By Hillel Aron
By Joseph Tsidulko
By Patrick Range McDonald
By David Futch
By Hillel Aron
By Dennis Romero
By Jill Stewart
By Dennis Romero
Sandra Miranda remembers the little warehouse on Lamar Street, near the San Antonio Winery in downtown Los Angeles. Empire Cleaning Supply started there as a mom-and-pop operation that sold floor stripper and mops and the like to the city since the Great Depression. As a custodian at the Department of Water and Power since 1985, Miranda was familiar with Empire. To Miranda, and others who cleaned for a living, Empire products were nothing special and maybe even less than average.
One day, however, after ownership passed to Jerry Elkind and Robert Cronyn, aspiring businessmen and relatives of the company’s founders, Empire landed a multimillion-dollar contract with the city. Soon the DWP became one of Empire’s biggest clients. Then the Airport Authority, and the Harbor Authority. Cronyn and Elkind became a small-business success story. “We were just a couple of guys selling brooms and mops,” Elkind says. These days, Elkind personally handles the city accounts, having won the lucrative contract during an unusual second round of bidding.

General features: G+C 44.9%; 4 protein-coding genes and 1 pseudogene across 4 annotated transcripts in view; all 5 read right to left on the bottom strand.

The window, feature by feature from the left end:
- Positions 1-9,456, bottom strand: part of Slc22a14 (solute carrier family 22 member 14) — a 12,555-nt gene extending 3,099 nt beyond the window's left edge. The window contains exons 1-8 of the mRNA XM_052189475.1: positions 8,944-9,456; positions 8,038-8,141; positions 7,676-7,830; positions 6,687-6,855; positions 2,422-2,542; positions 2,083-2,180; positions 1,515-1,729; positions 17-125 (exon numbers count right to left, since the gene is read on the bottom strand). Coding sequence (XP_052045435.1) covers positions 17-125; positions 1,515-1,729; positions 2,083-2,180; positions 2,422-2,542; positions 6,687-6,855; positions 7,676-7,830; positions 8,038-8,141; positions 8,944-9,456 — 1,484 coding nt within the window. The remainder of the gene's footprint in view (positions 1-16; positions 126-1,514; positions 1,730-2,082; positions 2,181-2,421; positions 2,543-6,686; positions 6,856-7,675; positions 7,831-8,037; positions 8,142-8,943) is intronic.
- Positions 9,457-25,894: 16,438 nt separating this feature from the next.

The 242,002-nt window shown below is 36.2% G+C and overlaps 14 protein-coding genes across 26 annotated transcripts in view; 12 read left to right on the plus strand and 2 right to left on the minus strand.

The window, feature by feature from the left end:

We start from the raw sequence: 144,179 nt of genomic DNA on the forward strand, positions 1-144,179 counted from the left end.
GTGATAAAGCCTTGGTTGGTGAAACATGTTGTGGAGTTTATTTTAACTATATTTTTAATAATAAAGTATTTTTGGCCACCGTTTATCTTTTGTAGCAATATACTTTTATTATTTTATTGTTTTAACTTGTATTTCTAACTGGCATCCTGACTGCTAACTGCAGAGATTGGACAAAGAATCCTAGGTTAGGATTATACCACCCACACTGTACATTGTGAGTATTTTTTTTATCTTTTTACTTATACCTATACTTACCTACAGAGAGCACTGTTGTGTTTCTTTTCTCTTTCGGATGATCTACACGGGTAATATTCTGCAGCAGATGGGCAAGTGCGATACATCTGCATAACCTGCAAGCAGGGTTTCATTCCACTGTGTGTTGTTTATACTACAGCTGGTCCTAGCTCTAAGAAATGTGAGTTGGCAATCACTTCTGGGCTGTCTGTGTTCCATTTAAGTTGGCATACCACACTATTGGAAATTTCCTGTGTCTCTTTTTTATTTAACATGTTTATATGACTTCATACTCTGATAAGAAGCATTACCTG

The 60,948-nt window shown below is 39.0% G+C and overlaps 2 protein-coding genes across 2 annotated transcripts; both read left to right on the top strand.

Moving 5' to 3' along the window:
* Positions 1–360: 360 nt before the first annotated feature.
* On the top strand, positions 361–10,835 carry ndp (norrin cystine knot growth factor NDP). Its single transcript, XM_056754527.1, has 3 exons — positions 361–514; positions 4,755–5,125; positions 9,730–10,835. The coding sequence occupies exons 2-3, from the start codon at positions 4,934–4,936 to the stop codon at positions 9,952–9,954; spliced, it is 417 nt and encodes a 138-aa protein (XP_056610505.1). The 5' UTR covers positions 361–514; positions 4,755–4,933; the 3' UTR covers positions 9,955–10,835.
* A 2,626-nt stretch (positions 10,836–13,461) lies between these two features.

Miranda and her staff soon found it troubling to be supplied with caustic solvents, no-name garbage bags that fell apart in their hands, $2 bottles of glass cleaner they could find at Big Lots for a buck, and random cleaning agents such as Our Brand and Diamond Brite — products made by obscure companies in the Empire supply chain. Miranda found that in spite of generic packaging and noxious smells, such products were marked up, then offered at a “discount,” but were still more expensive than other available brands. And why, she asked, should she buy a $470 vacuum cleaner from Empire that didn’t meet health and safety requirements when she could buy a better one for $350 elsewhere? She did not like what Empire was selling.